Some of those people are island or coastal people, for whom this text might be read as a text of terror. This is because in verse 1 we read that “the sea was no more”. Often this part of verse one is simply passed over with a comment about the Hebrew understanding of the sea as a source of chaos and destruction, and home to the beast (Isaiah 27:1). But without a sea there can be no island people or any coastal people. What happens to them? Since I live in the Fiji Islands, I am concerned with how this text might be read in the context of climate change in the South Pacific.

Of central importance to the peoples of Oceania is the ocean. The peoples of the Pacific should not be defined by their small landmasses; they can be defined by the vastness of the Pacific Ocean. The sea has permitted their migration over the vast waters, making Pacific peoples the world’s best navigators. The sea is a source of food, a pathway to other places, and intrinsic to their identity. The sea is life giving—it may not be the water of life, but it is a water of life. So when those of us who live on or near the sea and depend on it read that the sea will be destroyed, we ask: Why does the sea have to disappear? Can the relationship between the city and the sea be reconciled too? Will the new city include the sea?

We can also ask about the city’s treatment of the sea? Ellul reminds us of the city’s rebellion against God. One form this takes is in the city’s relationship to the rest of the world. It is without a doubt exploitative, and this includes the abuse of the global commons into which greenhouses gases are pumped. The modern city would be impossible without fossil fuels; the major industrial cities were often built on cheap coal to power cotton and steel mills. Today’s sprawling suburbs are impossible without cheap oil to traffic commuters to work from their dormitory suburbs. Large-scale oil-based industrial farming drives small farmers off their land and into the city.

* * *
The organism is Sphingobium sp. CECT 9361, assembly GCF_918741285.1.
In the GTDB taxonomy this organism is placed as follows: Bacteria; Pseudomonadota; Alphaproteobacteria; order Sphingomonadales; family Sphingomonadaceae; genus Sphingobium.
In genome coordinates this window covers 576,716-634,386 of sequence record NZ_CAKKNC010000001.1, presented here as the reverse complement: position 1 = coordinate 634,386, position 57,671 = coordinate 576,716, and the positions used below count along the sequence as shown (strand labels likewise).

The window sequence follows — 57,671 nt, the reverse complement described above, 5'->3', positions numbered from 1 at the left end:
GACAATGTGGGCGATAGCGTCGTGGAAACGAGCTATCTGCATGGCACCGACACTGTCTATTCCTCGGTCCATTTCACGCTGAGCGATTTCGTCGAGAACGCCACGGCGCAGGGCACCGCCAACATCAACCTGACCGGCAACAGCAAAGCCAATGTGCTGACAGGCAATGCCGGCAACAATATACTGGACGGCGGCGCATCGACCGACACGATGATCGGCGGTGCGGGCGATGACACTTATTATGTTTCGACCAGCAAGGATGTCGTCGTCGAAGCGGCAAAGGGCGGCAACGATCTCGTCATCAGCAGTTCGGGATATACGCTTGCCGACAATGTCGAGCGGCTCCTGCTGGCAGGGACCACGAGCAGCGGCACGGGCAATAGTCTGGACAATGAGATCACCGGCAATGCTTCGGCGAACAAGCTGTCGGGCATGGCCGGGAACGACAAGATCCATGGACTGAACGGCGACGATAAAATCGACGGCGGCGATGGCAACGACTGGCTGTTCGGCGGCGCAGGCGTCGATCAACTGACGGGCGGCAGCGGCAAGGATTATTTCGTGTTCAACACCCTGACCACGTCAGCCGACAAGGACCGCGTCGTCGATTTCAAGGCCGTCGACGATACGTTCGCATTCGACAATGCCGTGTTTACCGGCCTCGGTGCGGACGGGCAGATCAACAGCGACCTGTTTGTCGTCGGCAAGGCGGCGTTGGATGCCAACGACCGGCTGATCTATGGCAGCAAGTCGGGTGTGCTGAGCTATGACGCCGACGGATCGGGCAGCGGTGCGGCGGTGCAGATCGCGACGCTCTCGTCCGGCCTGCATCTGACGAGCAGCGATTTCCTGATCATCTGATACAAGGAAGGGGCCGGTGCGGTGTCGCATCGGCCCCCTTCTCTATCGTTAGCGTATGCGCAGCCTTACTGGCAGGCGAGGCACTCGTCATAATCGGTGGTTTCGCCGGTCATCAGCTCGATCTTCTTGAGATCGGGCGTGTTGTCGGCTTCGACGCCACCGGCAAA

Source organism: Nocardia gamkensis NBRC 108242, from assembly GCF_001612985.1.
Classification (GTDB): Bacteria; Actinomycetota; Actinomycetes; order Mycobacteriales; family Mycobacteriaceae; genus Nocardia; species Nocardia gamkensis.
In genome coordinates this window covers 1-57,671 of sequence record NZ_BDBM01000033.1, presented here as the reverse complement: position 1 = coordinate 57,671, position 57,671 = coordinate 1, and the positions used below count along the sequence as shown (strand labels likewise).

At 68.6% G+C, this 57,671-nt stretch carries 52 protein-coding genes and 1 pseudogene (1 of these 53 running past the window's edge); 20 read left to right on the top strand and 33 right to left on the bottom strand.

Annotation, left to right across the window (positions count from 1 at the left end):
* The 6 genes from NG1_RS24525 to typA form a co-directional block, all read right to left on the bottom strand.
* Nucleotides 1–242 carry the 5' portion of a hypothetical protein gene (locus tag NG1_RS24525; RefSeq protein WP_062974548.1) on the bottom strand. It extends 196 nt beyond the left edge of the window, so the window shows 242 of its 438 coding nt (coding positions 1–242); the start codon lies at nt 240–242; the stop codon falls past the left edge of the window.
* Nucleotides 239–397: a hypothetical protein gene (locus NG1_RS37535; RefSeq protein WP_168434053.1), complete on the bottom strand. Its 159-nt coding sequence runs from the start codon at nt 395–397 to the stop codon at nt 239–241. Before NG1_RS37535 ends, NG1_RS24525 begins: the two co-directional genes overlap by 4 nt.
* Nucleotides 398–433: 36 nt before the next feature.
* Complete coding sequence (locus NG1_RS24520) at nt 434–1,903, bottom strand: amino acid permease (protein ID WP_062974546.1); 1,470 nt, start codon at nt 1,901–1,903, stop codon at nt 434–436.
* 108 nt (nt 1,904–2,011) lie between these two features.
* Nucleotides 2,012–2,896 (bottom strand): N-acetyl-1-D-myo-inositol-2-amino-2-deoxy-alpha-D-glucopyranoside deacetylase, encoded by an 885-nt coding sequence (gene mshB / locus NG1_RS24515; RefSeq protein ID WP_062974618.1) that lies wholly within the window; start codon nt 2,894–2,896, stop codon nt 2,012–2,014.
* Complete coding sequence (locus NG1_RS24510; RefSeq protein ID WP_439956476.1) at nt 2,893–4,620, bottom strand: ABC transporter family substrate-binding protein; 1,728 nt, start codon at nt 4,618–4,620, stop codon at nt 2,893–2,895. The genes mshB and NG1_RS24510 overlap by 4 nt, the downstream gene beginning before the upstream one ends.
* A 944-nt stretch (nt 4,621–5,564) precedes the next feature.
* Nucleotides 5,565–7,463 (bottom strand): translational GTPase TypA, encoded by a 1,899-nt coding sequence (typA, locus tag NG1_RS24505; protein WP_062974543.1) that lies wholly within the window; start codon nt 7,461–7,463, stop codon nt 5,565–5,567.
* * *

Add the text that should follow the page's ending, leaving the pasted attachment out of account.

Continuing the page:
In this global context of climate change, the names of several cities present a catalogue of the failure of human politics to deal with one of its biggest challenges. Geneva, Rio, Kyoto, and Copenhagen have all hosted meetings where the world collectively tried to protect our atmosphere and our seas. Paris 2015 offers the most recent hope. So far, the results have not been encouraging.

Many climate exiles from the Pacific have already sought refuge in the cities of the Pacific Rim in Australia, New Zealand, and California. They are not necessarily seeking the city’s embrace; they are exiles, often forced to leave uninhabitable homes. Yet with climate change and the realities of sea-level rise and ever-stronger cyclones, the sea is also a source of destruction and perhaps annihilation for vulnerable island nations like Kiribati and Tuvalu. In short, the ocean is becoming an overfished rubbish dump whose force threatens whole nations. For the sea to be no more also means that it is no longer a threat. But for the people of the Pacific, if the sea is no more, they have lost their culture and identity.

It is therefore unjust that the city is saved, but that the victims of the city’s politics, the sea people of islands and shores, are not unless they adopt the foreign hostile city. The new city might be safe from the sea, but the sea has been demolished for the city’s sake. For this reason Revelation 21:1 is a text of terror for the people of the Pacific and others who take their identity from the sea.

Is there hope for the sea and its people? If Ellul is right that our worst rebellion can be redeemed by God, then political attempts at solving climate change can be too. St John in writing his Apocalypse was limited by his worldview, in which the sea was damned. Ours can be a broader vision, where island and coastal people are not forgotten or excluded. While the final form of the heavenly city remains in God’s hands, Ellul’s suggestion is that our penultimate political efforts can influence God’s final design. It is up to us to try our best for those threatened by the sea today.

Finally, there is another tiny glimmer of hope, even in Revelation 21. Verse six mentions the water of life that flows from a spring. This is not sea water, but as everyone knows all water eventually flows into the sea. Perhaps then, even the sea is not completely forgotten here after all as God’s eternal living water fills the heavens.

Dr. Richard A. Davis is Lecturer in Theology and Ethics at the Pacific Theological College in Suva, Fiji Islands. He occasionally blogs at http://radiescent.wordpress.com/ and tweets at @rad_1968.